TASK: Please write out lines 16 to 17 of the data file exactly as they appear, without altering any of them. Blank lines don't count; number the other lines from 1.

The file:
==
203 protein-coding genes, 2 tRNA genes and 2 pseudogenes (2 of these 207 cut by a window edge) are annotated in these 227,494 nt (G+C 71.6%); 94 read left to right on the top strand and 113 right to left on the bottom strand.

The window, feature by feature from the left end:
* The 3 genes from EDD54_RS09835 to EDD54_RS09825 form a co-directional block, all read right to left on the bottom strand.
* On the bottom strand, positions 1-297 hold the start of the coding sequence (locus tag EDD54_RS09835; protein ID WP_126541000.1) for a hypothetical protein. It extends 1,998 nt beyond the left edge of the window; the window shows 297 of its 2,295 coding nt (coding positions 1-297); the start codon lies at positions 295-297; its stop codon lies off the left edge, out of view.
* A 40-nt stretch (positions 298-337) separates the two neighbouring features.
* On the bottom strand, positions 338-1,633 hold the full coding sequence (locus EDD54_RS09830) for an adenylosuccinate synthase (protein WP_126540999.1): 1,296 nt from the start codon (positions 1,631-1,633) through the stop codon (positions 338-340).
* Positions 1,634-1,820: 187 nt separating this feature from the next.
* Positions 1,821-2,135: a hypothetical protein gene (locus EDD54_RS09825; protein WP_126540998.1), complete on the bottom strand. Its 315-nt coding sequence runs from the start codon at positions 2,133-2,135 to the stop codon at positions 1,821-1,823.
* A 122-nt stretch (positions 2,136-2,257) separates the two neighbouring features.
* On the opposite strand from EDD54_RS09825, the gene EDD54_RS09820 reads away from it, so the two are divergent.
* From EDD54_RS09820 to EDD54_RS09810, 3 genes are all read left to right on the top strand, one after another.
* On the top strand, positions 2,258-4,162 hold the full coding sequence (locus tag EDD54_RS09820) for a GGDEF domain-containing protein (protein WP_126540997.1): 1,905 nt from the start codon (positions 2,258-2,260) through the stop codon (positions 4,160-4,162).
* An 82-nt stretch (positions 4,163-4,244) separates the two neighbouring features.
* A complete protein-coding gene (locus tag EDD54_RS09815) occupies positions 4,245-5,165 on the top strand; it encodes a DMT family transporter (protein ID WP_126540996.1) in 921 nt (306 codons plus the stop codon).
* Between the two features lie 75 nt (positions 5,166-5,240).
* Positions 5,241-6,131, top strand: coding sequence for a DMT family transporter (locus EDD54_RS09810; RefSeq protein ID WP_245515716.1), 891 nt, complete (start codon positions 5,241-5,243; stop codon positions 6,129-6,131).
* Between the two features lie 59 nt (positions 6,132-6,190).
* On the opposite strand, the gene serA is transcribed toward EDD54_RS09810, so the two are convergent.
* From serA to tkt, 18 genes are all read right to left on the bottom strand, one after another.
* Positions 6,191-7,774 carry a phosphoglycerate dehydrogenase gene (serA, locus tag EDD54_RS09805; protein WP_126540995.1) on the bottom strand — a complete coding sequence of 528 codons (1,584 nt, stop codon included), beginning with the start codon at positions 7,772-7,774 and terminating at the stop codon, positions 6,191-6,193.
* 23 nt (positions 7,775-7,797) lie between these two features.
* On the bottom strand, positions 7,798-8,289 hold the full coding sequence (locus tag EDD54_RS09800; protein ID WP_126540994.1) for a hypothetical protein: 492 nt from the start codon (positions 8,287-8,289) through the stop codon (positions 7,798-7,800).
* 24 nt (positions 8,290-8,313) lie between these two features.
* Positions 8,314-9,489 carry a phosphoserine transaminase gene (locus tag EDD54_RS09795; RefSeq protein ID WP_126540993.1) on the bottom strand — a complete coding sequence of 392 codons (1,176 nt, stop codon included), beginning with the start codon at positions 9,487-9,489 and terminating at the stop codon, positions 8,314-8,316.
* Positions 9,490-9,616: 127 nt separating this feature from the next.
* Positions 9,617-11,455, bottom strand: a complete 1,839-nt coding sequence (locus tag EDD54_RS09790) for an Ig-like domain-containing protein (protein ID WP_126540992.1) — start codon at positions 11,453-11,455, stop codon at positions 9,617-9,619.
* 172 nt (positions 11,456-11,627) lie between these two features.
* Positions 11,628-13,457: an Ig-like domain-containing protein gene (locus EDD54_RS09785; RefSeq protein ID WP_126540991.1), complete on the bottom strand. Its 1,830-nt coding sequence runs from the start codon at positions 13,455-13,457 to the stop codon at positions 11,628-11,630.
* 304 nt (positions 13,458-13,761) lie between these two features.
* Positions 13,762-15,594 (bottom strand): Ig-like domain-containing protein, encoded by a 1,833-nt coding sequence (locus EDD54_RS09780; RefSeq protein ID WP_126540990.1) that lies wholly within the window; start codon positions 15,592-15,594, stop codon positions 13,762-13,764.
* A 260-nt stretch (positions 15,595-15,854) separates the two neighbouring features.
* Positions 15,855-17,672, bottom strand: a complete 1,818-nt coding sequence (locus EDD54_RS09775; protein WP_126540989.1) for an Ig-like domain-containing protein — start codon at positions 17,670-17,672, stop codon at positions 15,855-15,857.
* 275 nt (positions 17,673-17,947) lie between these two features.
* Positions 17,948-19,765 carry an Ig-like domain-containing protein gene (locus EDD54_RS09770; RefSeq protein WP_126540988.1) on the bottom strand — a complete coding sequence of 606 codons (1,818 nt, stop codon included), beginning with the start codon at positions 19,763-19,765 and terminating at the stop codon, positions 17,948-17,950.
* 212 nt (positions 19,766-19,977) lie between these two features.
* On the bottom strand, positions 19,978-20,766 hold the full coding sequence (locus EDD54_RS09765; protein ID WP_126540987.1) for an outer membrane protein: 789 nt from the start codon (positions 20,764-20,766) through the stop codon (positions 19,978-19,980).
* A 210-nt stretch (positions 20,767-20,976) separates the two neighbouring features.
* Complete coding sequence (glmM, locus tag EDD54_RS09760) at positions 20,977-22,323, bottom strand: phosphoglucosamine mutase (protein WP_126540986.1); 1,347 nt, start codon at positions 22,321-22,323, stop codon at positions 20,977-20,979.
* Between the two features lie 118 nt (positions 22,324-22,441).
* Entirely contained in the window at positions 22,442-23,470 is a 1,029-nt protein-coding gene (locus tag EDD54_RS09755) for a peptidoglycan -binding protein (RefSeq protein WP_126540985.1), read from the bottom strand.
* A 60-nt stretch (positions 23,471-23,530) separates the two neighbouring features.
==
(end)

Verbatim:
* Positions 5,241-6,131, top strand: coding sequence for a DMT family transporter (locus EDD54_RS09810; RefSeq protein ID WP_245515716.1), 891 nt, complete (start codon positions 5,241-5,243; stop codon positions 6,129-6,131).
* Between the two features lie 59 nt (positions 6,132-6,190).